I've spend the day today at the Baptist General Association of Virginia's annual meeting. Our keynote speaker, Ross Clifford, has been speaking about sharing the truth of Jesus' resurrection without changing culture, in relevant and engaging ways. Today, he delivered great messages from 1 Corinthians 15:17-24 and Acts 17:16-31. Today's Gospel reading seems to follow along the same lines--sharing the Gospel with people who are outside of our immediate sphere. In John 12:20-26 (ESV), we read about Jesus sharing His truth with some Greeks.
Now among those who went up to worship at the feast were some Greeks. So these came to Philip, who was from Bethsaida in Galilee, and asked him, “Sir, we wish to see Jesus.” Philip went and told Andrew; Andrew and Philip went and told Jesus. And Jesus answered them, “The hour has come for the Son of Man to be glorified. Truly, truly, I say to you, unless a grain of wheat falls into the earth and dies, it remains alone; but if it dies, it bears much fruit. Whoever loves his life loses it, and whoever hates his life in this world will keep it for eternal life. If anyone serves me, he must follow me; and where I am, there will my servant be also. If anyone serves me, the Father will honor him.
What we have to realize is that there are people who really want to know God, but for some reason they find themselves on the outside of God's people. These Greeks were what we call "God-fearers." They weren't Jewish, yet they admired Judaism and the Hebrew God so much that they came up to participate in Jewish feasts. There are people like that today, as well--folks who are yearning for a relationship with God, who may even participate in the activities of the church, but who for one reason or another are on the outside. What will be their experience of Jesus, if they can't seem to get through the crowds in order to find Him?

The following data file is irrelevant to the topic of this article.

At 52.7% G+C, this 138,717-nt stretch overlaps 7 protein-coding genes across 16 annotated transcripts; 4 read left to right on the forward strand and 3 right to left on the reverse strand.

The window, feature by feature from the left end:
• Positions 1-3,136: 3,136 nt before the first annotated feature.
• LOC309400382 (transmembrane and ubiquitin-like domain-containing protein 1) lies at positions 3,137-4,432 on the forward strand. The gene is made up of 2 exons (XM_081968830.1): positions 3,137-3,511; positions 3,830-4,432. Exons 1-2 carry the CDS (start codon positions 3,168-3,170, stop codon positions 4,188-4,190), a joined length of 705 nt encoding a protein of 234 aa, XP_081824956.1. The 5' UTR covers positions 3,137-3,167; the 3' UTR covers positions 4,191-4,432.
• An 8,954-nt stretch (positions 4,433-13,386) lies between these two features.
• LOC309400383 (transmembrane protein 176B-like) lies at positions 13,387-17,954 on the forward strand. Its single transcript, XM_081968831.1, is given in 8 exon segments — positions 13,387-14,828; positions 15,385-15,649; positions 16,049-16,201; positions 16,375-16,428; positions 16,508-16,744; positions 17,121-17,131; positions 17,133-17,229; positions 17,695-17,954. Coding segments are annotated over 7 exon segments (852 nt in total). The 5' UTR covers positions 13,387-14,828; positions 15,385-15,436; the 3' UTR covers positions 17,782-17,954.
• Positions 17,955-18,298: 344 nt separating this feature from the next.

Today, Lora Gravatt, Pastor for Family Life at Columbia Baptist Church in Falls Church, asked how many of us had come to our churches within the past five years. A good many of us raised our hands. She said, "Try to remember the first day you walked through those doors. You didn't know anybody there. You didn't know where the sanctuary or the Sunday school classrooms were." She reminded us of that experience so we could put ourselves into the shoes of newcomers. In our churches, we just sort of expect new people to come to us, and to figure out where they're going. We expect them to take the initiative, like these Greeks who approached Philip, asking to see Jesus. Really, that's probably not the best strategy.
Philip didn't know exactly what to do with these newcomers, so instead of taking them to Jesus, he told Andrew about it. Thankfully, Andrew knew enough to go and get Jesus Himself. And Jesus told them about eternal life.
I wonder what Jesus thought about all of this. Was He pleased with the way is disciples handled the situation? Is He pleased with the way we deal with newcomers in our churches? He'd probably be even more pleased with us if we did more than just give them a gift bag and get them to fill out a visitor's card. In fact, He'd be most pleased if instead of waiting for them to come to us, we went straight to the people who need to meet Him.
Most churches have ushers--people who are designated to greet people at the door, help visitors find seats, and hand out bulletins. Jesus wants us to do more than usher people into the church. He wants us to help usher them into the Kingdom. And for that, He needs willing disciples. Will you be a willing disciple who brings others to Him?